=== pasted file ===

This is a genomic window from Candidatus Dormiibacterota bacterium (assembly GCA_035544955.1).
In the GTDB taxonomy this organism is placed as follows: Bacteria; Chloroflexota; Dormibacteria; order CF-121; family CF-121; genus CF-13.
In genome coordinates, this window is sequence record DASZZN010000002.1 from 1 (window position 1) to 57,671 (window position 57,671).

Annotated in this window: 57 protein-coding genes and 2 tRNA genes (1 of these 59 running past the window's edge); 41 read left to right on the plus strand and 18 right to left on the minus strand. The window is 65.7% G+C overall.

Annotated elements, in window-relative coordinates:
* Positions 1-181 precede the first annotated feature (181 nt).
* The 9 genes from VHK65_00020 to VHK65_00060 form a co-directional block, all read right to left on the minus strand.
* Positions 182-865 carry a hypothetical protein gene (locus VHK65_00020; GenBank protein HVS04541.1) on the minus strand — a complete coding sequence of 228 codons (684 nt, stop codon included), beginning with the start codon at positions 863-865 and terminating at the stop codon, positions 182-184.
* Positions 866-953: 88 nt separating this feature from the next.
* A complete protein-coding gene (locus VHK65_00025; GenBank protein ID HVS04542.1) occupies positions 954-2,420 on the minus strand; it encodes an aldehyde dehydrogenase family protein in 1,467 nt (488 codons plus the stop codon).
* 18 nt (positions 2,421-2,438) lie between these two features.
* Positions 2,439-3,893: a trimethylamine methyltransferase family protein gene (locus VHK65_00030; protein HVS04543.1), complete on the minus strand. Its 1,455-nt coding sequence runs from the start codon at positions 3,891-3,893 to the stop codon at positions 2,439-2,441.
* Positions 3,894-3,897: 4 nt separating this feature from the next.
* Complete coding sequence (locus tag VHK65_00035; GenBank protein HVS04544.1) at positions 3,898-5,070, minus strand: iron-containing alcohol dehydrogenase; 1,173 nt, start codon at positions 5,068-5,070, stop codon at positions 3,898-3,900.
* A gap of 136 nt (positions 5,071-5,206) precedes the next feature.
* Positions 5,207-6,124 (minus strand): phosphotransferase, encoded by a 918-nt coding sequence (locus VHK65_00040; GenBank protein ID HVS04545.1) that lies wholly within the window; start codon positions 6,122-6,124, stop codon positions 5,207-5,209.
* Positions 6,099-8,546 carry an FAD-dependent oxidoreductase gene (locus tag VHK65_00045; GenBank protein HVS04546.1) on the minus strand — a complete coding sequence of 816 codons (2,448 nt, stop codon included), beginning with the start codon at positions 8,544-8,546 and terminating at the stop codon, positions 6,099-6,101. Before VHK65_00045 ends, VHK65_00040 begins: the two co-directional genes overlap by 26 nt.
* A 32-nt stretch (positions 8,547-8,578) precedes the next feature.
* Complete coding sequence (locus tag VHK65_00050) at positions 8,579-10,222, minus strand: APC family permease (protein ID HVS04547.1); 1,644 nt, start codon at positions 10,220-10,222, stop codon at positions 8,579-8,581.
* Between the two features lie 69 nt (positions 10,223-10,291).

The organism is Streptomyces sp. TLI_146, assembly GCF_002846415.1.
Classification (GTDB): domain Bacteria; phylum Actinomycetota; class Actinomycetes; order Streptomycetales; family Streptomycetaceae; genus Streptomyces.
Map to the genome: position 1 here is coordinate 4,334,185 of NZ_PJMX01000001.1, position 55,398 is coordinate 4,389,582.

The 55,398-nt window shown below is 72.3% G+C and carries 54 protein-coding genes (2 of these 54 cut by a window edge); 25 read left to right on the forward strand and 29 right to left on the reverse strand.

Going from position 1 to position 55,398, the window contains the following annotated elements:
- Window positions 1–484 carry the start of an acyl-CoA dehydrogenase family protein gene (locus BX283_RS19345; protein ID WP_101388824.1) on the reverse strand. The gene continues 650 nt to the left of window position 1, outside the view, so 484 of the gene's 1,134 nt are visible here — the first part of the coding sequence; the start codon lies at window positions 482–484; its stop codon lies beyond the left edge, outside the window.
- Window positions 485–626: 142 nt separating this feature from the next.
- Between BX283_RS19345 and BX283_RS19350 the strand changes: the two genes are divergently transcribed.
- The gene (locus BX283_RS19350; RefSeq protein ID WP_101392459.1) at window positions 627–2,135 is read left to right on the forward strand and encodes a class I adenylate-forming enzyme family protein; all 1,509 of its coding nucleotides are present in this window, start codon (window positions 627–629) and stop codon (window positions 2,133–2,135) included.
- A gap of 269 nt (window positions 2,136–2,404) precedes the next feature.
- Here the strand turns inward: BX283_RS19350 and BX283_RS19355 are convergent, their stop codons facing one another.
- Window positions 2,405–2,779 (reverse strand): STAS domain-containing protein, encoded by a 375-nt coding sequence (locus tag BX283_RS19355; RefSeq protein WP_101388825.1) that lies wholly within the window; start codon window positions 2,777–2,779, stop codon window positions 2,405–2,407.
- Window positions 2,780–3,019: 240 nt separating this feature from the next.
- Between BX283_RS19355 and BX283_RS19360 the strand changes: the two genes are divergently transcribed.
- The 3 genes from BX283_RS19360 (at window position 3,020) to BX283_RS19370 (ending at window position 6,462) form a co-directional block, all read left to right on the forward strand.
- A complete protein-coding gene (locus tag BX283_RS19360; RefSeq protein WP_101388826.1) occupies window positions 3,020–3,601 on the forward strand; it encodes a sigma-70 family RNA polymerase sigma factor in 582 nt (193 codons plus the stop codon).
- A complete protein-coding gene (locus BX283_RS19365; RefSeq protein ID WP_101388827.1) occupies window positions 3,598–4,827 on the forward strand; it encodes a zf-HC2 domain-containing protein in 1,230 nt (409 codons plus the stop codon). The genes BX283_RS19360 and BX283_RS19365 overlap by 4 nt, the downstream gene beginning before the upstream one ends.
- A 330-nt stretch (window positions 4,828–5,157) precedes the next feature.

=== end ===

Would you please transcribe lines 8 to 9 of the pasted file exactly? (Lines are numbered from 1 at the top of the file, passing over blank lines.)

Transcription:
* Positions 182-865 carry a hypothetical protein gene (locus VHK65_00020; GenBank protein HVS04541.1) on the minus strand — a complete coding sequence of 228 codons (684 nt, stop codon included), beginning with the start codon at positions 863-865 and terminating at the stop codon, positions 182-184.
* Positions 866-953: 88 nt separating this feature from the next.